Procedure: Remaining on conventional hemodialysis
These patients will remain on their current conventional hemodialysis schedule that consists of 4 hours/session, 3 sessions/week.


Ages Eligible for Study:   18 Years and older   (Adult, Senior)
Sexes Eligible for Study:   All
Accepts Healthy Volunteers:   No
Sampling Method:   Non-Probability Sample
Study Population
The patients who convert to in-centre nocturnal hemodialysis and their matched controls will be drawn from a population of prevalent chronic hemodialysis patients.

Inclusion Criteria:

  • adult patients currently treated with conventional hemodialysis for > 6 months

Exclusion Criteria:

  • acute coronary syndrome or coronary revascularization (percutaneous coronary intervention, coronary bypass surgery) within the past 6 months
  • uncontrolled hypertension (systolic blood pressure > 200 mmHg, or diastolic blood pressure > 120 mmHg)
  • severe heart failure (New York Heart Association functional class IV)
  • chronic atrial fibrillation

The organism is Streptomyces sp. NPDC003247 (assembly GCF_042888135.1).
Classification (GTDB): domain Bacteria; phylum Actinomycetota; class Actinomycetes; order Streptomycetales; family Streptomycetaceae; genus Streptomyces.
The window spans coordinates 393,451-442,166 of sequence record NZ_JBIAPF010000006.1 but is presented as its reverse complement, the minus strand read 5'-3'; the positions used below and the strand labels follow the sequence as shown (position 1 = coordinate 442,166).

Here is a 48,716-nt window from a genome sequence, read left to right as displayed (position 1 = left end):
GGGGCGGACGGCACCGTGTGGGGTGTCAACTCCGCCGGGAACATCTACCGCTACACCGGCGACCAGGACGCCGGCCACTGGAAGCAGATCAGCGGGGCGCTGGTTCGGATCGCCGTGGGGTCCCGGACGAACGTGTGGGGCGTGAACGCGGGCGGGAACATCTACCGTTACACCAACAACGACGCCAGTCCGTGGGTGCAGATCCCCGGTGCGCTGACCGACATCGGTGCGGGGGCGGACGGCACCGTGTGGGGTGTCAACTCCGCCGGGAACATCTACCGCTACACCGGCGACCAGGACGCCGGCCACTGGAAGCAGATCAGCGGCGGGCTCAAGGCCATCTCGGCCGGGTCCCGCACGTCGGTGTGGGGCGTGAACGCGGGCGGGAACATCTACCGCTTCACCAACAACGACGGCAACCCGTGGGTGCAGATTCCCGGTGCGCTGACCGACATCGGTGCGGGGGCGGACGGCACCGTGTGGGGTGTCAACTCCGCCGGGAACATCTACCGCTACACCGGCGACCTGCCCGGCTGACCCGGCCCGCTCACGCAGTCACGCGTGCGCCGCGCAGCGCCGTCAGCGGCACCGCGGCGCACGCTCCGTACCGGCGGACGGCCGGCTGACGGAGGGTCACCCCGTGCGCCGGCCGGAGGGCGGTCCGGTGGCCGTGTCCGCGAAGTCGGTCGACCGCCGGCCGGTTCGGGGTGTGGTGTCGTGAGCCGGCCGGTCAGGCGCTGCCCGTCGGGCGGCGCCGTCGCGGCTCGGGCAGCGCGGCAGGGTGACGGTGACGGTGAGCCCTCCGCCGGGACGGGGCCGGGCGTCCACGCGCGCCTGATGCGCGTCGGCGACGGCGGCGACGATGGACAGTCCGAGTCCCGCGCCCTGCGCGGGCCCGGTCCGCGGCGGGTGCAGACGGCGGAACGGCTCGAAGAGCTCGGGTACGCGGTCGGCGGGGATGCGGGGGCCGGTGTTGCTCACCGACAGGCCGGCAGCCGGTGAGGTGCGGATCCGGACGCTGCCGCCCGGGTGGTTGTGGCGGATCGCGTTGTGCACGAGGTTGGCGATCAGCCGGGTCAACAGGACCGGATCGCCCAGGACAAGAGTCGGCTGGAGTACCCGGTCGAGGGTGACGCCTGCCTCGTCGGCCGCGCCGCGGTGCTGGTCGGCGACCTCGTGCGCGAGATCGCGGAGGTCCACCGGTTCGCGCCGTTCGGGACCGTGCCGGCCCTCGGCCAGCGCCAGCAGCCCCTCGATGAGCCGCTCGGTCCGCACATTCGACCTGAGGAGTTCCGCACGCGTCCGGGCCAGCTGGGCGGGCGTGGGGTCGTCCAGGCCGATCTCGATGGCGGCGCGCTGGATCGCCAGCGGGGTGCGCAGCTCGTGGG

• serious co-morbidity (e.g. cancer) with a life expectancy of less than 1 year
  • pregnancy
  • patient refusal to undergo baseline CMR
  • contraindications to CMR (e.g. pacemaker, implantable cardiac defibrillator)
  • inability to provide informed consent
  Contacts and Locations
Choosing to participate in a study is an important personal decision. Talk with your doctor and family members or friends about deciding to join a study. To learn more about this study, you or your doctor may contact the study research staff using the Contacts provided below. For general information, see Learn About Clinical Studies.

Please refer to this study by its identifier: NCT00718848

Canada, British Columbia
St. Paul's Hospital
Vancouver, British Columbia, Canada, V6Z 1Y6
Canada, Ontario
St. Michael's Hospital
Toronto, Ontario, Canada, M5B 1W8
Sponsors and Collaborators
St. Michael's Hospital, Toronto
Canadian Institutes of Health Research (CIHR)
Principal Investigator: Marc B. Goldstein, MD St. Michael's Hospital, Toronto
Principal Investigator: Andrew T Yan, MD St. Michael's Hospital, Toronto
Principal Investigator: Ron Wald, MD St. Michael's Hospital, Toronto
  More Information

Publications automatically indexed to this study by Identifier (NCT Number):
Responsible Party: St. Michael's Hospital, Toronto Identifier: NCT00718848     History of Changes
Other Study ID Numbers: 186223
Study First Received: July 18, 2008
Last Updated: October 13, 2015

Keywords provided by St. Michael's Hospital, Toronto:
left ventricular hypertrophy
left ventricular systolic function

Additional relevant MeSH terms:
Kidney Diseases
Kidney Failure, Chronic
Renal Insufficiency, Chronic
Ventricular Remodeling
Hypertrophy, Left Ventricular
Urologic Diseases
Renal Insufficiency
Pathological Conditions, Anatomical
Heart Diseases
Cardiovascular Diseases processed this record on April 21, 2017